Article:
Oral Histories

Kathy Yager

Kathy Yager recalls her first boss’s reaction to hiring a woman.

Kathy Yager: My first boss told me at my interview that, had any man wanted that position, even if he couldn’t read, he would have passed him-me over for him. Uh, which really made me excited to work for him. And-uh-but the thing was-how they set it up was the job only guaranteed two hours every two weeks. So, most men when they walked in thought they were going to get a forty hour a week job. That did not happen. Therefore, women were willing to take the, uh, rotating hours. And, um, because we were actually getting benefits and we were getting equal pay for what hours we did work.

Janet Stout

Janet Stout notes the discrimination she faced at the beginning of her career.

Janet Stout: I can tell you that there are some specific examples of sexual harassment, sexual discrimination, um, things that-that I tell the younger women these days that happened and they look at me like oh no that didn’t happen. Um, there was, uh, quite a learning curve for everybody involved from the time that they started hiring women, and, um, there was a time when I and three other women did file a, uh, lawsuit because we felt that the promotion, um, process was, uh—was, uh, not being fairly applied so that’s-that document is out there, it went to, it was, uh, filed in district court so—yes, there um, there are a lot of things that happened that shouldn’t have happened. There are a lot of things that happened that were very consistent with what was happening with other women, um—our society, um, didn’t learn as quickly as-as I would have liked them to, and myself too.

Judy Beard

Judy Beard talks about pay equity issues.

Judy Beard: I became a shop steward in the postal service and I had an opportunity to then look at the whole system and the ladies that were working and it was obvious, very obvious as it is today, that in the postal service, within the bargaining unit position, that the men basically make more money than the women. That the men are able to obtain jobs as mechanics, as electronic technicians, as truck drivers, and the women just didn’t have those skills in order to pass the tests in order to get those jobs. And now today, is somewhat different. Because you can find some women mechanics and you can find some women electronic technicians and some women truck drivers. And there has been programs to teach women how to pass the tests to get those jobs.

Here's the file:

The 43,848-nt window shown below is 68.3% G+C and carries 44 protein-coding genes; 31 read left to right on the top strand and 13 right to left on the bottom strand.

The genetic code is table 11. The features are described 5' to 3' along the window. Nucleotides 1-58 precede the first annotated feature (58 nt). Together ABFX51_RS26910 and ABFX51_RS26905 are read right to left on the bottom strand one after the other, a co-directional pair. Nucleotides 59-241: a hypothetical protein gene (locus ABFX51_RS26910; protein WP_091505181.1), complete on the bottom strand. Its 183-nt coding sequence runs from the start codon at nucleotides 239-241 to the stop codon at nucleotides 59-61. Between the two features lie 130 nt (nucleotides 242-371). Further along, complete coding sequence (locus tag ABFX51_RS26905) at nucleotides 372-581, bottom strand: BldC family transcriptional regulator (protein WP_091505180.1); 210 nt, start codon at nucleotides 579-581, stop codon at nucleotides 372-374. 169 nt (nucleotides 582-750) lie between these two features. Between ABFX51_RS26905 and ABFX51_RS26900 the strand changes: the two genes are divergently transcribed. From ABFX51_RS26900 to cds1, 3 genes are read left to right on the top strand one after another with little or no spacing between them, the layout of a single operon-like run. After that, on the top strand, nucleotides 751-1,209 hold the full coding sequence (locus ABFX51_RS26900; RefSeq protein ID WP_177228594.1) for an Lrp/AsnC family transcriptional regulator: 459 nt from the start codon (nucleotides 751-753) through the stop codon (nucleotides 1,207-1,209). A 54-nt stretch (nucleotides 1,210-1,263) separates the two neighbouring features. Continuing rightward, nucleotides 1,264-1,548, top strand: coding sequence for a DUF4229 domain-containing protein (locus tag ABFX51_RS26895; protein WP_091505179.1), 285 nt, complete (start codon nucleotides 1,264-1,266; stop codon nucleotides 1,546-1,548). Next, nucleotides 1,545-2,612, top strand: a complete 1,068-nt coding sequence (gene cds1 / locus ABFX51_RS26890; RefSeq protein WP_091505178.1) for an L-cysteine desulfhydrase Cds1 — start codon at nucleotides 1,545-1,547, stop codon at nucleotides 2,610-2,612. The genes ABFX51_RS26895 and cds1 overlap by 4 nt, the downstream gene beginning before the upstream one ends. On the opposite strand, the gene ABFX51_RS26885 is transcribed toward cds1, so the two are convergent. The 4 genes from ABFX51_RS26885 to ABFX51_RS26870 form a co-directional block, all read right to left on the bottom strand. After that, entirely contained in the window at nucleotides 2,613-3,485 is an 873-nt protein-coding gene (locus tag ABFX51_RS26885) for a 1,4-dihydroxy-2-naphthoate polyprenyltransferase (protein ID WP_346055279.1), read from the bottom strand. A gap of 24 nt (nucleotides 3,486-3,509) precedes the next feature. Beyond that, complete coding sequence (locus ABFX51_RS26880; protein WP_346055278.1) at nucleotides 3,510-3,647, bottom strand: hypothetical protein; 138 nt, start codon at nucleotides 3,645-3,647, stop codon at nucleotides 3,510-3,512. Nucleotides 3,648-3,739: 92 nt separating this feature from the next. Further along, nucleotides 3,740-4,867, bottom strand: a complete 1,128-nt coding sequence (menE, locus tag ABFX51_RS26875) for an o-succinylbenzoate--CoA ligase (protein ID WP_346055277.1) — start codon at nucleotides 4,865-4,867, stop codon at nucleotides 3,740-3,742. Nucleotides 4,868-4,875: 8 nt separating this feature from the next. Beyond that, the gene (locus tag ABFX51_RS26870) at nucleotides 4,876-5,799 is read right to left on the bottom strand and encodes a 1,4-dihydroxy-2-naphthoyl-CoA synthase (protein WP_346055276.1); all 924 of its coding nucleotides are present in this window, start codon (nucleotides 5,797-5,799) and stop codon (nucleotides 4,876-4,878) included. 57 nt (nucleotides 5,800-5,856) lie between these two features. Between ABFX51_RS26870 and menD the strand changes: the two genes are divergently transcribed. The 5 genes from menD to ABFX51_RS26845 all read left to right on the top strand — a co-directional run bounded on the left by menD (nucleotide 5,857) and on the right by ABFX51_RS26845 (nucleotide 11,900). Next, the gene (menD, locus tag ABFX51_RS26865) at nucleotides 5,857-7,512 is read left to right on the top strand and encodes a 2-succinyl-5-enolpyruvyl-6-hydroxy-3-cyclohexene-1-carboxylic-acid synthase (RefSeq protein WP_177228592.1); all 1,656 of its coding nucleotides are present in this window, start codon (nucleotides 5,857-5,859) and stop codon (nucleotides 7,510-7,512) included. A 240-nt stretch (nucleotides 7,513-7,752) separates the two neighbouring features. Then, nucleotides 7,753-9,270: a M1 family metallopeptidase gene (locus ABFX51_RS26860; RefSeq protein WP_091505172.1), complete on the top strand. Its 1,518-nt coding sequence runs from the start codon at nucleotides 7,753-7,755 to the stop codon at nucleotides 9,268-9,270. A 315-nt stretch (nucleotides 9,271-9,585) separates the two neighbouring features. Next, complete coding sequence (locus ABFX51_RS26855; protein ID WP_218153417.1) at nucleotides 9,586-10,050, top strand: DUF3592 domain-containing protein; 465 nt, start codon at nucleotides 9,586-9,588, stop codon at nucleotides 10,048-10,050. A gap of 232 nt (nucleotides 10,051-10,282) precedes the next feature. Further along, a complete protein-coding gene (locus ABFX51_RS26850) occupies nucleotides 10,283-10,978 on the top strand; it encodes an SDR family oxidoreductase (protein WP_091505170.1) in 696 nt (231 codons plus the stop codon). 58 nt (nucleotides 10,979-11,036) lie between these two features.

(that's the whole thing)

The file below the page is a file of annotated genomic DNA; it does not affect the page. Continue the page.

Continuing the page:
Dianne Williams

Dianne Williams talks about discrimination she faced from within the service as well as from customers.

Dianne Williams: I’ve been in situations where I’ve had them to tell me well they just don’t think this job is for a woman. And you know, that’s even in the post office itself, guys would take the position, that different positions are not for women. And I think it’s more with the older generation than with the younger generation.

Georgia Rucker

Georgia Rucker remembers being passed over for male co-workers.

Georgia Rucker: One of the things that I learned was, because I was a woman, I was overlooked in becoming a supervisor. And overlooked for being paid as a supervisor although I was the active supervisor for years. And the males, who had, like, only acted three or four months, were receiving pay as a supervisor. And I had been doing it for two years and had never received pay. And facility manager in charge told me he just never thought about it. He said he knew I was doing the job and he just never occurred to him to pay me.